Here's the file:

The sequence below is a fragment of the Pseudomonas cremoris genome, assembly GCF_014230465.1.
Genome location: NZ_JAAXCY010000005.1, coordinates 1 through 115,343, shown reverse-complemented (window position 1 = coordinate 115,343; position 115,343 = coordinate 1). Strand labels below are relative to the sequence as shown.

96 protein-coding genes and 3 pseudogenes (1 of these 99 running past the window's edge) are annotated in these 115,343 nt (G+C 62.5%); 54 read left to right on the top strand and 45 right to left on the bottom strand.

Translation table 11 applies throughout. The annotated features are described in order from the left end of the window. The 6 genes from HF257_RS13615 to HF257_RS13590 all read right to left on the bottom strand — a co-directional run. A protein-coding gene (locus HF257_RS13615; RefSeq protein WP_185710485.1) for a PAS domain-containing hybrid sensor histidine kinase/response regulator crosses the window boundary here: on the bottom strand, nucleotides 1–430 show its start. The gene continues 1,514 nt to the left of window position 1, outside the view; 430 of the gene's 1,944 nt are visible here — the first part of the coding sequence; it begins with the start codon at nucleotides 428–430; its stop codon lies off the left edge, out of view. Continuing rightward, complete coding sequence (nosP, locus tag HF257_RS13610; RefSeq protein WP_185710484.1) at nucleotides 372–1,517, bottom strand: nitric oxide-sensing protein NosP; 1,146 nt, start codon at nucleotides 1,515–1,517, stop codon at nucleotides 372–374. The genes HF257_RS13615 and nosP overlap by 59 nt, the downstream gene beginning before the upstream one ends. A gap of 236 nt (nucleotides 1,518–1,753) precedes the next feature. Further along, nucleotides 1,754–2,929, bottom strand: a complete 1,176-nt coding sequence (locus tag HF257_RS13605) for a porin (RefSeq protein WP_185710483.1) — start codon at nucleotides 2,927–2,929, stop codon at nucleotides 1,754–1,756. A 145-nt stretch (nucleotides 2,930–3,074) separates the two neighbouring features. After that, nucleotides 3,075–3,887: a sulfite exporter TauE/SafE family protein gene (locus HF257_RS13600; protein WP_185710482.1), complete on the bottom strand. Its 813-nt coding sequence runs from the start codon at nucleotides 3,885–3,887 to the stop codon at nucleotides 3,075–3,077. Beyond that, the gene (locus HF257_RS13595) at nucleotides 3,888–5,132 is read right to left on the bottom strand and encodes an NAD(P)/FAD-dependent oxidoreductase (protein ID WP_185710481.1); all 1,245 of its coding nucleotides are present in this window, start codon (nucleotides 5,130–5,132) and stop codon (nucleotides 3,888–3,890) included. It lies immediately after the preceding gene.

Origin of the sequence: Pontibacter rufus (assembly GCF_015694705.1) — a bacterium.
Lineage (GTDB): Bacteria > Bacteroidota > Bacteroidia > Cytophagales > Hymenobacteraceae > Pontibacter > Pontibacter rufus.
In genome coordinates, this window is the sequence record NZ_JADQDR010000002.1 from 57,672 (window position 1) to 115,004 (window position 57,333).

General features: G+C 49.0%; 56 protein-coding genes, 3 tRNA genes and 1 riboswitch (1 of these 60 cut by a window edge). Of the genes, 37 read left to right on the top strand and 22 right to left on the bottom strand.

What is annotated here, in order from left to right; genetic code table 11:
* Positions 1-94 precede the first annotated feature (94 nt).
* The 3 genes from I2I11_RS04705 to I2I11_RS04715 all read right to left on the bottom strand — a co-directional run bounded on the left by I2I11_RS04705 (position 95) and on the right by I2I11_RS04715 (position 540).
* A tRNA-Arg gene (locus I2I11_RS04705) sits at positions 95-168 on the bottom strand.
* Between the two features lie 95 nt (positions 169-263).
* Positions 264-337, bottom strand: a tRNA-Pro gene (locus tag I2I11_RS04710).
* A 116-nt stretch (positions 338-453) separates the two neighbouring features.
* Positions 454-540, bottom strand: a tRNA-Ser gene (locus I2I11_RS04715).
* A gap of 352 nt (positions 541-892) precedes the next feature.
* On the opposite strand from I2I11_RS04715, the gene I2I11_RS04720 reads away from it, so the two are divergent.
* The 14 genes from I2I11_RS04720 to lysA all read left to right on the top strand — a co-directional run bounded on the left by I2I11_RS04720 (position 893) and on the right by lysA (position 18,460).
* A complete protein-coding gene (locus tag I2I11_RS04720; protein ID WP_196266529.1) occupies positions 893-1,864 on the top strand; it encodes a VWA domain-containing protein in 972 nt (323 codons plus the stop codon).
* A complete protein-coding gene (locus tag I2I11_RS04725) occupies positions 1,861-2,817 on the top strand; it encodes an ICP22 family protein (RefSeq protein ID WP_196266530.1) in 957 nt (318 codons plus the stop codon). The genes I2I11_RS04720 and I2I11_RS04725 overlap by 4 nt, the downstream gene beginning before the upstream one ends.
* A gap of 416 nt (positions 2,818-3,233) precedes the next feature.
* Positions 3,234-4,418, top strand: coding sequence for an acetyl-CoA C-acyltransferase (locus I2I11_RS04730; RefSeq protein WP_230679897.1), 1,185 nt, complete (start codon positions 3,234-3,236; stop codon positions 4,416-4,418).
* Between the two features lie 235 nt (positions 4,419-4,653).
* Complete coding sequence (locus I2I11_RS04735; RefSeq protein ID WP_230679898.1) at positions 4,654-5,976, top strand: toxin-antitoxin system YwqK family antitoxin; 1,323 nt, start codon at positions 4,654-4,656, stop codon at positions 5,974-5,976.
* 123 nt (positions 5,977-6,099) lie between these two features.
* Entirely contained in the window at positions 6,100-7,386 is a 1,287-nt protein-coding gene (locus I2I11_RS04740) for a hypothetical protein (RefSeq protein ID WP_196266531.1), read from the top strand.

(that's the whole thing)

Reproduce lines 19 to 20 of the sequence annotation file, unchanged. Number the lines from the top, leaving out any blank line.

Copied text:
* The 14 genes from I2I11_RS04720 to lysA all read left to right on the top strand — a co-directional run bounded on the left by I2I11_RS04720 (position 893) and on the right by lysA (position 18,460).
* A complete protein-coding gene (locus tag I2I11_RS04720; protein ID WP_196266529.1) occupies positions 893-1,864 on the top strand; it encodes a VWA domain-containing protein in 972 nt (323 codons plus the stop codon).